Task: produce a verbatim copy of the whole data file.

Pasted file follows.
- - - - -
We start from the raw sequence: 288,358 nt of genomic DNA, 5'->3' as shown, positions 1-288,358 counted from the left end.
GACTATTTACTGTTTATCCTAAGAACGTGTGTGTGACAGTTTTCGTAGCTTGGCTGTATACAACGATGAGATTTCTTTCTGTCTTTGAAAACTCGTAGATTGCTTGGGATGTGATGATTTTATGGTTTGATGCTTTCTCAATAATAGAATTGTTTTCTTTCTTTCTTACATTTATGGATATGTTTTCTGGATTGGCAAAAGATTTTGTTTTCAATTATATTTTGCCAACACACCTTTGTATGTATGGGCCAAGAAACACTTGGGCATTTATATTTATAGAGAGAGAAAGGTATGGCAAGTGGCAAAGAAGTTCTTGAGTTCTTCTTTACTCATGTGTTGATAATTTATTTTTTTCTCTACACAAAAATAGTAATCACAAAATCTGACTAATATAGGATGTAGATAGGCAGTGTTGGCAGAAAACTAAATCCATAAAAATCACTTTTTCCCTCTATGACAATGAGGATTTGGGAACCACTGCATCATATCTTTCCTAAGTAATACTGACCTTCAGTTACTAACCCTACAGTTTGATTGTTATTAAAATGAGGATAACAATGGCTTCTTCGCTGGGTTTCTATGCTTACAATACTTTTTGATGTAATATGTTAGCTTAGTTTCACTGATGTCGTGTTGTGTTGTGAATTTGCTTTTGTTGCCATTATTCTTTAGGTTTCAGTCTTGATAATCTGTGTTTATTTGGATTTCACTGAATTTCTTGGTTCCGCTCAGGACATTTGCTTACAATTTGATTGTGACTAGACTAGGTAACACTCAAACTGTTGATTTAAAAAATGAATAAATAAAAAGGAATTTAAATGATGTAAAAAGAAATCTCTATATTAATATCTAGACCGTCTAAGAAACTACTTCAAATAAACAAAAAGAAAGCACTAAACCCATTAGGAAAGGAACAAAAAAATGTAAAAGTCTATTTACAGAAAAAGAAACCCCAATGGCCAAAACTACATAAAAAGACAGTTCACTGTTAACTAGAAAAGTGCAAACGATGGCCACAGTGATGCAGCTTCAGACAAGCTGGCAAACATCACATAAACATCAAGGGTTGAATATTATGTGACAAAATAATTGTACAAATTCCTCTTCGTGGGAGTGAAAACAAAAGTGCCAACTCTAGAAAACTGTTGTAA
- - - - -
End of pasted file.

We start from the raw sequence: 288,358 nt of genomic DNA, 5'->3' as shown, positions 1-288,358 counted from the left end.
GACTATTTACTGTTTATCCTAAGAACGTGTGTGTGACAGTTTTCGTAGCTTGGCTGTATACAACGATGAGATTTCTTTCTGTCTTTGAAAACTCGTAGATTGCTTGGGATGTGATGATTTTATGGTTTGATGCTTTCTCAATAATAGAATTGTTTTCTTTCTTTCTTACATTTATGGATATGTTTTCTGGATTGGCAAAAGATTTTGTTTTCAATTATATTTTGCCAACACACCTTTGTATGTATGGGCCAAGAAACACTTGGGCATTTATATTTATAGAGAGAGAAAGGTATGGCAAGTGGCAAAGAAGTTCTTGAGTTCTTCTTTACTCATGTGTTGATAATTTATTTTTTTCTCTACACAAAAATAGTAATCACAAAATCTGACTAATATAGGATGTAGATAGGCAGTGTTGGCAGAAAACTAAATCCATAAAAATCACTTTTTCCCTCTATGACAATGAGGATTTGGGAACCACTGCATCATATCTTTCCTAAGTAATACTGACCTTCAGTTACTAACCCTACAGTTTGATTGTTATTAAAATGAGGATAACAATGGCTTCTTCGCTGGGTTTCTATGCTTACAATACTTTTTGATGTAATATGTTAGCTTAGTTTCACTGATGTCGTGTTGTGTTGTGAATTTGCTTTTGTTGCCATTATTCTTTAGGTTTCAGTCTTGATAATCTGTGTTTATTTGGATTTCACTGAATTTCTTGGTTCCGCTCAGGACATTTGCTTACAATTTGATTGTGACTAGACTAGGTAACACTCAAACTGTTGATTTAAAAAATGAATAAATAAAAAGGAATTTAAATGATGTAAAAAGAAATCTCTATATTAATATCTAGACCGTCTAAGAAACTACTTCAAATAAACAAAAAGAAAGCACTAAACCCATTAGGAAAGGAACAAAAAAATGTAAAAGTCTATTTACAGAAAAAGAAACCCCAATGGCCAAAACTACATAAAAAGACAGTTCACTGTTAACTAGAAAAGTGCAAACGATGGCCACAGTGATGCAGCTTCAGACAAGCTGGCAAACATCACATAAACATCAAGGGTTGAATATTATGTGACAAAATAATTGTACAAATTCCTCTTCGTGGGAGTGAAAACAAAAGTGCCAACTCTAGAAAACTGTTGTAA